Even though I was a part of “gotcha” politics by others manipulating the voting numbers, I would still lead the push again for roll call voting because there ARE many votes that matter and our constituents need to know where we stand on those issues.

As always, if you have an issue important to you, let your elected official know! Tomorrow we begin the “real debate” on the budget – we’ll be in chamber again all day; so make your voice heard.

Upstate BMW – nation’s top vehicle exporter, again

By David Wren

South Carolina’s BMW plant remained the nation’s top vehicle exporter by dollar value in 2018 with more than $8.4 billion worth of cars shipped to foreign countries, the German automaker said Friday.

It’s the fifth consecutive year that BMW’s Upstate campus led all other U.S. vehicle exporters, and it happened during a year when tariffs and production changes led to fewer cars being shipped to overseas markets from the Port of Charleston.

“Despite last year’s model changeovers and the ongoing uncertainty regarding trade and tariffs, Plant Spartanburg is still positively contributing to the U.S. balance of trade,” Knudt Flor, president and CEO of BMW Manufacturing, said in a statement.

With trade talks between the U.S. and China making progress and several new vehicles either in production or on the way, Flor said he expects an increase this year in both in the number of cars built and exported from the plant.

BMW exported 234,689 South Carolina-made vehicles in 2018 — 13.8 percent fewer than in the previous year. While most of those cars are sent from the Port of Charleston, BMW increasingly used other Southeast ports in 2018. Charleston accounted for 80.6 percent of BMW exports last year — down from 87 percent in 2017.

“BMW is a significant port user whose operations are a tremendous asset to the port and the state of South Carolina,” said Jim Newsome, president and CEO of the State Ports Authority. “As customers of both Inland Port Greer and the Port of Charleston, BMW’s continued expansion has been a driver of our strong import and export volumes.”

While the dollar value of BMW exports fell 4.1 percent last year, the S.C. -made SUVs — with list prices ranging between $42,000 and $75,000 — held onto the top spot the automaker has kept since 2014, when it exported $9.2 billion worth of cars.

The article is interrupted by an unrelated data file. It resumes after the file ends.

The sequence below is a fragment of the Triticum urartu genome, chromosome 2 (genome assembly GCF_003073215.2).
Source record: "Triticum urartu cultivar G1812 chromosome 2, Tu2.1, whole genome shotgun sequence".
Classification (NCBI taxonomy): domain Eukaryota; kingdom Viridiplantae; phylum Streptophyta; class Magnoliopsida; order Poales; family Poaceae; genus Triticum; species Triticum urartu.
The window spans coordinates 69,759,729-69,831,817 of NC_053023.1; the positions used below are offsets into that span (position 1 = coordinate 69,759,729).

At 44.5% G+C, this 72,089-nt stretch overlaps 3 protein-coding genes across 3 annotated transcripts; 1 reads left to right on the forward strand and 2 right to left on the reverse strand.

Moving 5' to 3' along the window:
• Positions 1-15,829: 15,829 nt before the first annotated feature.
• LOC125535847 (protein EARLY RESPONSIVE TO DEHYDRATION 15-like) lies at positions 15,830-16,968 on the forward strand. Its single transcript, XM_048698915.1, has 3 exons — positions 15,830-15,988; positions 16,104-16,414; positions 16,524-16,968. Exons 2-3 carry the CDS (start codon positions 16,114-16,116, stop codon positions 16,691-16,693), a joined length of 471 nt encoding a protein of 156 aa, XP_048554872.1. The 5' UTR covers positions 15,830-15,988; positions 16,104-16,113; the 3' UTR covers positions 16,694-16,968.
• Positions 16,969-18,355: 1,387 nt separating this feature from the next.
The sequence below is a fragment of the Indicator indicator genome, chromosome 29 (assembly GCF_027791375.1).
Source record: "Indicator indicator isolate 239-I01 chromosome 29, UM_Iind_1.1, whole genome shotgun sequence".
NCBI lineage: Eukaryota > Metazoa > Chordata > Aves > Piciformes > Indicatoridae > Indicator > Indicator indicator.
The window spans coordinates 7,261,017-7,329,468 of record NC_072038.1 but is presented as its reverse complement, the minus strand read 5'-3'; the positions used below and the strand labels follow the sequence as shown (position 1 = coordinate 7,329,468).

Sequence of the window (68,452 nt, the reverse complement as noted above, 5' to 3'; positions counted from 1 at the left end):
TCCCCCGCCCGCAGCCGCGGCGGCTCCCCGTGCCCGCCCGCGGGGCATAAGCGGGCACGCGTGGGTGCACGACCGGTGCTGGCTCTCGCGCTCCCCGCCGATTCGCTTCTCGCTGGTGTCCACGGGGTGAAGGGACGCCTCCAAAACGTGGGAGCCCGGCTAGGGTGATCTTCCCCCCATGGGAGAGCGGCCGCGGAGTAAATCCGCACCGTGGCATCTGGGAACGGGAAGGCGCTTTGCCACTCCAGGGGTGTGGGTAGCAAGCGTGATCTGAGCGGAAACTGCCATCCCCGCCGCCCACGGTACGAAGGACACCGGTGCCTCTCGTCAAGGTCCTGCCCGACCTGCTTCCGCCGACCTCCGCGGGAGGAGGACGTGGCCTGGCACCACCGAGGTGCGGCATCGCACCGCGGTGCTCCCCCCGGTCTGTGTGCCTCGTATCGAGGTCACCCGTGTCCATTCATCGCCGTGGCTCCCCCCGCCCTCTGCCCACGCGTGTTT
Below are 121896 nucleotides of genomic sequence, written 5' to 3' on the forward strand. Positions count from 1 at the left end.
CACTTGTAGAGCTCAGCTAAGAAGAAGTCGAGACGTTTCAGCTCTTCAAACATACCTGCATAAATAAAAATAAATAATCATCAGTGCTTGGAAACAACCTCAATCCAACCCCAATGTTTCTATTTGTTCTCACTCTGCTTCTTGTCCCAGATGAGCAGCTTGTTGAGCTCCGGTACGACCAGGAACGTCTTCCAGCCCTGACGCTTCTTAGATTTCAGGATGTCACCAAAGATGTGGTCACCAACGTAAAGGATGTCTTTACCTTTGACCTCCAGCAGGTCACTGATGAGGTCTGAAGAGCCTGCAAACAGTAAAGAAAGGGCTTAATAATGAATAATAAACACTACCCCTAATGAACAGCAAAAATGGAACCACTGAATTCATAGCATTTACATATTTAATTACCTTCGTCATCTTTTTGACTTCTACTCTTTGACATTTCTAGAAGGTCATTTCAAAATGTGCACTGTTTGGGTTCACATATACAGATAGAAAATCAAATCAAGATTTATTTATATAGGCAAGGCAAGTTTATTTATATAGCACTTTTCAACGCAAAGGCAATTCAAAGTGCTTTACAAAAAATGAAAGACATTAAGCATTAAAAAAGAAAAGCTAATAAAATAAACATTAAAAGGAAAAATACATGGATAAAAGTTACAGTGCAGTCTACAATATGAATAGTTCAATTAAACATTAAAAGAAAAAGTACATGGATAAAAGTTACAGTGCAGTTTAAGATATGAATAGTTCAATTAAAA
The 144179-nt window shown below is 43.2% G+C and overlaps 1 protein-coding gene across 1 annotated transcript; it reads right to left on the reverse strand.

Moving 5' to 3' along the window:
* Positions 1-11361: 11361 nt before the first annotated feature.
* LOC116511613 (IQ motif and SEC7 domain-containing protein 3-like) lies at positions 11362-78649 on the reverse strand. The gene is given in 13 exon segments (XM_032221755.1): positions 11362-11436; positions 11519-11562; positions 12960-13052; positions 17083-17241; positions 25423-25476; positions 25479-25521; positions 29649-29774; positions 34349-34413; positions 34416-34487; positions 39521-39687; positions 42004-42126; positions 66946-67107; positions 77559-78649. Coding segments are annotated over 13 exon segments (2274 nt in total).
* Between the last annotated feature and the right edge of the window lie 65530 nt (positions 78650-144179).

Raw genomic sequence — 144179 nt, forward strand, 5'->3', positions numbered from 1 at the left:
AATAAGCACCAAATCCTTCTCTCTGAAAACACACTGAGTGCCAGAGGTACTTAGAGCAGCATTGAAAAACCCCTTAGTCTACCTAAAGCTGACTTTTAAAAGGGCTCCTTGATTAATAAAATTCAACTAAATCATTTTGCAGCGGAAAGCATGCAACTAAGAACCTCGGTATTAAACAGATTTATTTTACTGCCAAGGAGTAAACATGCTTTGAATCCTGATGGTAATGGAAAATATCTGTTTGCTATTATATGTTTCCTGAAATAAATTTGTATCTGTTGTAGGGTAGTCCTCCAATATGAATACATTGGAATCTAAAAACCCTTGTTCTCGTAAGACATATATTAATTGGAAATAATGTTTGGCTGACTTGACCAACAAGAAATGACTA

BMW accounted for nearly one-fourth of South Carolina’s record $34.6 billion in exports last year. Finished vehicles were state’s the top export commodity in 2018, followed by airplanes including those built at Boeing Co.’s North Charleston campus
To read more, click here.

The Weekly Rewind – March 8th


The House of Representatives amended, approved, and sent the Senate H.3759, the “SOUTH CAROLINA EDUCATION, CAREER OPPORTUNITY, AND ACCESS FOR ALL ACT”. The legislation makes comprehensive revisions that are offered as a means of ensuring that the state’s public school students receive the training needed to meet 21st century demands. New emphasis is placed on mathematics and technology that includes a requirement for each public high school in the state to offer at least one rigorous, standards based computer science course. Enhancements are made to the SC Read to Succeed Initiative that focuses on crucial literacy skills. Provisions are made to afford public school students a smoother transition into higher education and workforce opportunities. These include expanded dual enrollment programs and improved access to state scholarship funding to cover training costs. The legislation raises the minimum teacher salary statewide and offers an array of incentives geared towards attracting individuals to teaching and retaining those professionals in the classroom. Some of the incentives focus on encouraging teachers to pursue their careers in schools that are failing to meet goals for academic performance and in areas of the state that are experiencing the greatest economic distress. Enhanced accountability provisions are included to direct assistance to schools that are struggling academically and to transform or close chronically underperforming schools. A school district consolidation protocol is established for merging less populous districts that are failing to meet standards for student performance. Local school board members are subjected to ethics provisions. A Special Council on Revitalizing Education is created to advise policy makers on ways to improve collaboration among state agencies and institutions and what steps should be taken to ensure that the state’s public education system is emphasizing skills demanded in the workplace.

Goals and Governance

The State of South Carolina establishes an overall statewide workforce readiness goal of at least sixty percent of all working age South Carolinians having a post secondary degree or recognized industry credentials before the year 2030. This goal is consistent with all students graduating and having the knowledge, skills, and characteristics contained in the Profile of the South Carolina Graduate.